Essentially, it is imposed when there is a shortfall or difference between the amount of tax reported by a taxpayer and the amount of tax actually due. This arises because of:
As with the percentage-based administrative non-compliance penalties, the penalty comprises a percentage of the shortfall. Unlike the non-compliance penalties however, this percentage varies depending the behaviours displayed by the taxpayer. It may be as high as 200 percent where the taxpayer repeatedly and intentionally evaded tax, or it may be 0 percent in certain cases where the taxpayer alerts SARS to the shortfall prior to an audit.
The table below sets out the ways in which the percentage changes in different circumstances:
|Behaviour||Standard case||If obstructive/ repeat case||Voluntary disclosure after notification of audit||Voluntary disclosure before notification of audit|
|Reasonable care not taken in completing return||50%||75%||25%||0%|
|No reasonable grounds for tax position taken||75%||100%||35%||0%|
|Intentional tax evasion||150%||200%||75%||10%|
Remission of penalties
The grounds upon which SARS may remit each of the penalties listed above also differ considerably.
Fixed amount administrative non-compliance penalties may be remitted on the grounds that the taxpayer is a first-time offender, that the delay or tax involved was nominal or where exceptional circumstances, like a natural disaster, were the reason for the non-compliance.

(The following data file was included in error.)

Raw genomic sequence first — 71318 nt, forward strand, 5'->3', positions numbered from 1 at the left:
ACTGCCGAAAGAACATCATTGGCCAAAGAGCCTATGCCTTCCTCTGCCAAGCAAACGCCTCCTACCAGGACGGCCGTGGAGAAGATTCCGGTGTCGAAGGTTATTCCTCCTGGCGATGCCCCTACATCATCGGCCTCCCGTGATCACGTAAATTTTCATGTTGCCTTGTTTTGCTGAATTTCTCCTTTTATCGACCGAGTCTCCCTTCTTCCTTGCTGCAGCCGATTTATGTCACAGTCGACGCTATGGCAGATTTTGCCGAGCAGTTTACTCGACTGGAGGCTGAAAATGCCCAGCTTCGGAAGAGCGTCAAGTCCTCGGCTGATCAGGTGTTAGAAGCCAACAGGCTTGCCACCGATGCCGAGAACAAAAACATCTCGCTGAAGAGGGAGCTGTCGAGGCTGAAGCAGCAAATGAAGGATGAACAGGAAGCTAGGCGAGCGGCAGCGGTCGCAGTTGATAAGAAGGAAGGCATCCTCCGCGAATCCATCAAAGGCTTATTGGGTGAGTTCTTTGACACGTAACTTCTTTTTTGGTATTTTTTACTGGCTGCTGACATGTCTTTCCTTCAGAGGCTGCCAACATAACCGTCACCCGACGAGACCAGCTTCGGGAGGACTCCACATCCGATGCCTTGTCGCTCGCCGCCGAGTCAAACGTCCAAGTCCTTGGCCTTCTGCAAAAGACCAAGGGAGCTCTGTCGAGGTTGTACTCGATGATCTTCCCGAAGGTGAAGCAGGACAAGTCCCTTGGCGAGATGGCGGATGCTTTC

Percentage-based administrative non-compliance penalties may be remitted on the same grounds unless there are specific grounds prescribed in the relevant tax legislation that triggered the imposition of the penalty in the first place.
Understatement penalties, lastly, may generally only be reduced where the taxpayer disclosed the infraction before being “caught out” by SARS. Interestingly, in the specific case of penalties imposed for “substantial understatement”, a penalty may be reduced when the arrangement that resulted in the shortfall was disclosed to SARS and the taxpayer had, within a prescribed time, received an opinion by a qualified tax practitioner justifying the tax position taken. Substantial understatement refers to a shortfall of R1 million in taxes or five percent of the tax payable, whichever is greater.